The Battle of Bunker Hill
Tony Malanowski has worked on a number of past projects in a variety of roles including editor, director, actor, producer and writer. Now he’s taken on a pet project, the retelling of U.S. history in his DVD series America: Her People, Her Stories.
In The Battle of Bunker Hill installment, he addresses the first major conflict in the American Revolutionary War on June 17, 1775 and follows two fathers and their sons as they join forces with other townsfolk to defend their right to govern themselves. William Morgan (Mark Redfield) reluctantly agrees to bring his son Jeremiah (Christopher Hampson) to the battlefront, knowing this is likely just the start of a bloody war. His neighbor Joshua Hudson (Michael Mack) is a former slave who joins the forces along with his son Luke (Brandon Thompson) to help dig the hilltop trenches.
Determined to keep British troops stationed in Boston from furthering their occupation of the surrounding countryside, the Patriots actually gathered on Breed’s Hill (in spite of the battle’s name) to construct an earthen fortification during the dark of night. Stationed behind the dirt ramparts, the Colonial makeshift army prepares for an onslaught from the better trained, better equipped and more experienced British army.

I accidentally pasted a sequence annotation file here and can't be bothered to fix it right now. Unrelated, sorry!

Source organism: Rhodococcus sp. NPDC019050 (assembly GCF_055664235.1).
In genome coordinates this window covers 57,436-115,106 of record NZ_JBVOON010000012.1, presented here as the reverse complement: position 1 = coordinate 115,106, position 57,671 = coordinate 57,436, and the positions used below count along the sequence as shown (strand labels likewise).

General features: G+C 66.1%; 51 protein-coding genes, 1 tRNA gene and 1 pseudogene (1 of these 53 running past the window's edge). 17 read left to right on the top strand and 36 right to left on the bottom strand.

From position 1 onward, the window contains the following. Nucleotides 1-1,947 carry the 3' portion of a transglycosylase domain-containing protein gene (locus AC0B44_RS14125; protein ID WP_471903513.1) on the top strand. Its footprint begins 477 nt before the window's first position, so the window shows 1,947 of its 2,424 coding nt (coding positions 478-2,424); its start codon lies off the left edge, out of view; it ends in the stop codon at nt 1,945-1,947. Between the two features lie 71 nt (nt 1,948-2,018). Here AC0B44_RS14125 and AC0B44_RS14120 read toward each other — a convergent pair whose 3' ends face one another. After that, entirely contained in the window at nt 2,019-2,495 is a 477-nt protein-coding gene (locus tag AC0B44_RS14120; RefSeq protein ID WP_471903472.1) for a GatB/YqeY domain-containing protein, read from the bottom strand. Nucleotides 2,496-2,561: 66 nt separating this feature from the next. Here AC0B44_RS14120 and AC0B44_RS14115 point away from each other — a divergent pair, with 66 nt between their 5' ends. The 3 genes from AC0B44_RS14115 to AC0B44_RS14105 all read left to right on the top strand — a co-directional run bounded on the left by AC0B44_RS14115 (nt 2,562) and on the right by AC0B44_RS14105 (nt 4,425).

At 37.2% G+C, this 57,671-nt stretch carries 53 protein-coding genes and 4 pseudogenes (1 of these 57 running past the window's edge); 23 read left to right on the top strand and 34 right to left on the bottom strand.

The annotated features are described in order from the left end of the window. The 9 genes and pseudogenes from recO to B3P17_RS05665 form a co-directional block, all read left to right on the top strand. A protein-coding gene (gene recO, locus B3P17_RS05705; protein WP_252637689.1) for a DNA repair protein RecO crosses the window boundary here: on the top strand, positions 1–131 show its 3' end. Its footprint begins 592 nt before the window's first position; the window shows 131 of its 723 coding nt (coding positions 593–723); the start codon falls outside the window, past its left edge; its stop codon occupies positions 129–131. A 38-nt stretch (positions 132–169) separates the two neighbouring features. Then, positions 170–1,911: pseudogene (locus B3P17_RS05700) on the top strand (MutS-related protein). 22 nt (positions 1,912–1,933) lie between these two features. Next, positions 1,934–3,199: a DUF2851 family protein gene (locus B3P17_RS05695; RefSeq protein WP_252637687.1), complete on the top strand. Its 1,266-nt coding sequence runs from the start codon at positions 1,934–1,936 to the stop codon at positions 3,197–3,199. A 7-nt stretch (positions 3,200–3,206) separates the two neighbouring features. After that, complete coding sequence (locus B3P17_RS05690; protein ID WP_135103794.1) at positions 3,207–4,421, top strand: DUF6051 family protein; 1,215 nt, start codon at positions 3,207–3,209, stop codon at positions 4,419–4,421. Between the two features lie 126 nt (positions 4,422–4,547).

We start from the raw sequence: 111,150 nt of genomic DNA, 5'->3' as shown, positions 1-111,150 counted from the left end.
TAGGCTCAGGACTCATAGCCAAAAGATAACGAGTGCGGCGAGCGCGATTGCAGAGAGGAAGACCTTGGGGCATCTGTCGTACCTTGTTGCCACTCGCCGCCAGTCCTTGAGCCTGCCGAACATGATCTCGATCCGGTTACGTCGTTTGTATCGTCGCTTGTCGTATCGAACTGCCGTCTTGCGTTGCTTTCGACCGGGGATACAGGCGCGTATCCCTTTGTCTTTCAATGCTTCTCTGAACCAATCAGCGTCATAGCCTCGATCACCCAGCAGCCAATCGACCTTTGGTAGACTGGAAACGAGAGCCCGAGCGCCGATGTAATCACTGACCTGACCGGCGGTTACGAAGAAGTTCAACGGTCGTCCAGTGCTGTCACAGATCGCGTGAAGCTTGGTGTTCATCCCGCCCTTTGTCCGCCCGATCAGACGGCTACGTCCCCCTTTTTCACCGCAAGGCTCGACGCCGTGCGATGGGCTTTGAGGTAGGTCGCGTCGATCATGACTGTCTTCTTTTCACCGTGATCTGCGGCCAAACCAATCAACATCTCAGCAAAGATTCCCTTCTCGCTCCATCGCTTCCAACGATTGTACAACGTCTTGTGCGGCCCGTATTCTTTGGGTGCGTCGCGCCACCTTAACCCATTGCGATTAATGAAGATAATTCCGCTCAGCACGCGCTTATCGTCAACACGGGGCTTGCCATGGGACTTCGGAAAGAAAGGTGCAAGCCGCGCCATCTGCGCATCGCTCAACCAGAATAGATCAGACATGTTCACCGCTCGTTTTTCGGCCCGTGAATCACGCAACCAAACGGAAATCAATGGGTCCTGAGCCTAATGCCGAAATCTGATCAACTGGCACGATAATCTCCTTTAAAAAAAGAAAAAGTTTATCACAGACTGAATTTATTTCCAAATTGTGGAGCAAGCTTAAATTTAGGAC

The film combines a series of re-enactments and information from existing records with interviews from historians Dr. Gregory J.W. Urwin of Temple University, Richard Patterson, Executive Director of Old Barrack Museum and William Chemerka who also wrote the script for the film. The docudrama provides extensive details about the fateful day and the massive fatalities that followed not one, but three assaults, by British forces.
While many films are based on historical events, the attention given to details in this production speaks to the director’s desire to create an educational tool to teach American history. The film makes use of a group of re-enactors in British wool uniforms with bearskin hats and black powder guns, and Colonial fighters in authentically depicted clothing. Along with the docudrama, the DVD also includes a Historical Perspective section depicting the events, participants, and cultural elements of the time.
Although some of the war scenes may be disturbing for younger viewers, The Battle of Bunker Hill offers an interesting lesson on the circumstances that helped spark the American Revolution.